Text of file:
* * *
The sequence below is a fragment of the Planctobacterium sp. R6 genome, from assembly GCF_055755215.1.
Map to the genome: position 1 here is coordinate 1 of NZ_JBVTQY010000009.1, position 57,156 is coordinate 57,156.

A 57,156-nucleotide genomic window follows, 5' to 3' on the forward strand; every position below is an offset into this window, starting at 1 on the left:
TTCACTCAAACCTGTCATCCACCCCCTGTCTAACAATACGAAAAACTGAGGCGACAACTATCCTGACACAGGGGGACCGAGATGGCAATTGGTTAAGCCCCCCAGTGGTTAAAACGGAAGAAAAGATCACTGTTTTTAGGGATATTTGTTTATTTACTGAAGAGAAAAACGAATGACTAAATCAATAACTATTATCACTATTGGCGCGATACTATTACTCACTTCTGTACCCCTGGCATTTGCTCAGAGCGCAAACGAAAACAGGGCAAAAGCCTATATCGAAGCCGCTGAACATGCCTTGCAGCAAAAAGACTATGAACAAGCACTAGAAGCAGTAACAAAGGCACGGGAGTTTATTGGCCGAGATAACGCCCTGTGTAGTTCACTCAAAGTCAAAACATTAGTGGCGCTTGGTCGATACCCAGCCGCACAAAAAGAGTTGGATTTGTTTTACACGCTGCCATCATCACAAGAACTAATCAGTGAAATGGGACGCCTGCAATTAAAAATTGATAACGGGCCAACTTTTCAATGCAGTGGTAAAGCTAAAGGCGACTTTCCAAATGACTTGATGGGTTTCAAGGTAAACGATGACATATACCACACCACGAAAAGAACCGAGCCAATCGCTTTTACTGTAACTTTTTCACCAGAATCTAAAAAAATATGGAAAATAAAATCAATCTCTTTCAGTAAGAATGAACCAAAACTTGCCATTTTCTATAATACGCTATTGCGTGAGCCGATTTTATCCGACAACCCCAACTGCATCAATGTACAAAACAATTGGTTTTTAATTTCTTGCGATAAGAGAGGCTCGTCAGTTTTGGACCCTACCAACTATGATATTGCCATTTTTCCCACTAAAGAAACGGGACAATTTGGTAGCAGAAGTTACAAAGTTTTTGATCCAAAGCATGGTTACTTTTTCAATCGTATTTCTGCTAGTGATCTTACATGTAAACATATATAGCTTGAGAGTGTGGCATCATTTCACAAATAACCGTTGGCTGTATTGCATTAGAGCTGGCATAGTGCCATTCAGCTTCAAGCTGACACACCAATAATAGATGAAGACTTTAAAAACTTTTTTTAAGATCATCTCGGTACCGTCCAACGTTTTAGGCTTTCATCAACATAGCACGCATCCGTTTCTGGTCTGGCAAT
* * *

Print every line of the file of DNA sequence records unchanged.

The sequence below is a fragment of the Planctobacterium sp. R6 genome, from assembly GCF_055755215.1.
Map to the genome: position 1 here is coordinate 1 of NZ_JBVTQY010000009.1, position 57,156 is coordinate 57,156.

A 57,156-nucleotide genomic window follows, 5' to 3' on the forward strand; every position below is an offset into this window, starting at 1 on the left:
TTCACTCAAACCTGTCATCCACCCCCTGTCTAACAATACGAAAAACTGAGGCGACAACTATCCTGACACAGGGGGACCGAGATGGCAATTGGTTAAGCCCCCCAGTGGTTAAAACGGAAGAAAAGATCACTGTTTTTAGGGATATTTGTTTATTTACTGAAGAGAAAAACGAATGACTAAATCAATAACTATTATCACTATTGGCGCGATACTATTACTCACTTCTGTACCCCTGGCATTTGCTCAGAGCGCAAACGAAAACAGGGCAAAAGCCTATATCGAAGCCGCTGAACATGCCTTGCAGCAAAAAGACTATGAACAAGCACTAGAAGCAGTAACAAAGGCACGGGAGTTTATTGGCCGAGATAACGCCCTGTGTAGTTCACTCAAAGTCAAAACATTAGTGGCGCTTGGTCGATACCCAGCCGCACAAAAAGAGTTGGATTTGTTTTACACGCTGCCATCATCACAAGAACTAATCAGTGAAATGGGACGCCTGCAATTAAAAATTGATAACGGGCCAACTTTTCAATGCAGTGGTAAAGCTAAAGGCGACTTTCCAAATGACTTGATGGGTTTCAAGGTAAACGATGACATATACCACACCACGAAAAGAACCGAGCCAATCGCTTTTACTGTAACTTTTTCACCAGAATCTAAAAAAATATGGAAAATAAAATCAATCTCTTTCAGTAAGAATGAACCAAAACTTGCCATTTTCTATAATACGCTATTGCGTGAGCCGATTTTATCCGACAACCCCAACTGCATCAATGTACAAAACAATTGGTTTTTAATTTCTTGCGATAAGAGAGGCTCGTCAGTTTTGGACCCTACCAACTATGATATTGCCATTTTTCCCACTAAAGAAACGGGACAATTTGGTAGCAGAAGTTACAAAGTTTTTGATCCAAAGCATGGTTACTTTTTCAATCGTATTTCTGCTAGTGATCTTACATGTAAACATATATAGCTTGAGAGTGTGGCATCATTTCACAAATAACCGTTGGCTGTATTGCATTAGAGCTGGCATAGTGCCATTCAGCTTCAAGCTGACACACCAATAATAGATGAAGACTTTAAAAACTTTTTTTAAGATCATCTCGGTACCGTCCAACGTTTTAGGCTTTCATCAACATAGCACGCATCCGTTTCTGGTCTGGCAAT